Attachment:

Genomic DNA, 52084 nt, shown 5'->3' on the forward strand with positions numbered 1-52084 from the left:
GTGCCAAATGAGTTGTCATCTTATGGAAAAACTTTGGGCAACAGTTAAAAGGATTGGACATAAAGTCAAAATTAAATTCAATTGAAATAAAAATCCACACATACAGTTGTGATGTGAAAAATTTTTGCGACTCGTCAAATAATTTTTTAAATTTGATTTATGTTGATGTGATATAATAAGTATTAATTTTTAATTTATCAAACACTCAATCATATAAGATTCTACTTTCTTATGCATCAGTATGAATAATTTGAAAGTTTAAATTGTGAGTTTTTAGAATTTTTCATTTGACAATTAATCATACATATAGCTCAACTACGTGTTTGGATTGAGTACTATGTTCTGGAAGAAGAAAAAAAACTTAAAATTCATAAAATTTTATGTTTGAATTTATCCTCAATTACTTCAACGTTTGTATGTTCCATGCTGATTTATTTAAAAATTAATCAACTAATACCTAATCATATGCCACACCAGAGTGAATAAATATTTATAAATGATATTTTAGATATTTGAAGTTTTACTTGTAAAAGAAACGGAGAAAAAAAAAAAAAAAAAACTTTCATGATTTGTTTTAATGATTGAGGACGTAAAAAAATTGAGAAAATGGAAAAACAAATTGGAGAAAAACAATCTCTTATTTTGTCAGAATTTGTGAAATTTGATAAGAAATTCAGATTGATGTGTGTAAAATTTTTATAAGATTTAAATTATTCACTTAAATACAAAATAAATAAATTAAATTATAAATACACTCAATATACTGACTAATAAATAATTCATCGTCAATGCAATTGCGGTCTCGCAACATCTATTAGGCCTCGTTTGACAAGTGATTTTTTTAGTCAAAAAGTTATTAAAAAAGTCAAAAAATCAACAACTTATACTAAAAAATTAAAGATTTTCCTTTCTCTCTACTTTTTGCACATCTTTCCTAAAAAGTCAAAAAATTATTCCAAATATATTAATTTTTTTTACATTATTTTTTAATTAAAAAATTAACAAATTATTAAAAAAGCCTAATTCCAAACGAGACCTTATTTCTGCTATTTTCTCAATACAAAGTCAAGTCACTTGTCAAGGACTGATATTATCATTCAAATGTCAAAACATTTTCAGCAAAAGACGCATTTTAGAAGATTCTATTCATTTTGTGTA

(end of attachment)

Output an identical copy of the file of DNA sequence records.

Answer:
Genomic DNA, 52084 nt, shown 5'->3' on the forward strand with positions numbered 1-52084 from the left:
GTGCCAAATGAGTTGTCATCTTATGGAAAAACTTTGGGCAACAGTTAAAAGGATTGGACATAAAGTCAAAATTAAATTCAATTGAAATAAAAATCCACACATACAGTTGTGATGTGAAAAATTTTTGCGACTCGTCAAATAATTTTTTAAATTTGATTTATGTTGATGTGATATAATAAGTATTAATTTTTAATTTATCAAACACTCAATCATATAAGATTCTACTTTCTTATGCATCAGTATGAATAATTTGAAAGTTTAAATTGTGAGTTTTTAGAATTTTTCATTTGACAATTAATCATACATATAGCTCAACTACGTGTTTGGATTGAGTACTATGTTCTGGAAGAAGAAAAAAAACTTAAAATTCATAAAATTTTATGTTTGAATTTATCCTCAATTACTTCAACGTTTGTATGTTCCATGCTGATTTATTTAAAAATTAATCAACTAATACCTAATCATATGCCACACCAGAGTGAATAAATATTTATAAATGATATTTTAGATATTTGAAGTTTTACTTGTAAAAGAAACGGAGAAAAAAAAAAAAAAAAAACTTTCATGATTTGTTTTAATGATTGAGGACGTAAAAAAATTGAGAAAATGGAAAAACAAATTGGAGAAAAACAATCTCTTATTTTGTCAGAATTTGTGAAATTTGATAAGAAATTCAGATTGATGTGTGTAAAATTTTTATAAGATTTAAATTATTCACTTAAATACAAAATAAATAAATTAAATTATAAATACACTCAATATACTGACTAATAAATAATTCATCGTCAATGCAATTGCGGTCTCGCAACATCTATTAGGCCTCGTTTGACAAGTGATTTTTTTAGTCAAAAAGTTATTAAAAAAGTCAAAAAATCAACAACTTATACTAAAAAATTAAAGATTTTCCTTTCTCTCTACTTTTTGCACATCTTTCCTAAAAAGTCAAAAAATTATTCCAAATATATTAATTTTTTTTACATTATTTTTTAATTAAAAAATTAACAAATTATTAAAAAAGCCTAATTCCAAACGAGACCTTATTTCTGCTATTTTCTCAATACAAAGTCAAGTCACTTGTCAAGGACTGATATTATCATTCAAATGTCAAAACATTTTCAGCAAAAGACGCATTTTAGAAGATTCTATTCATTTTGTGTA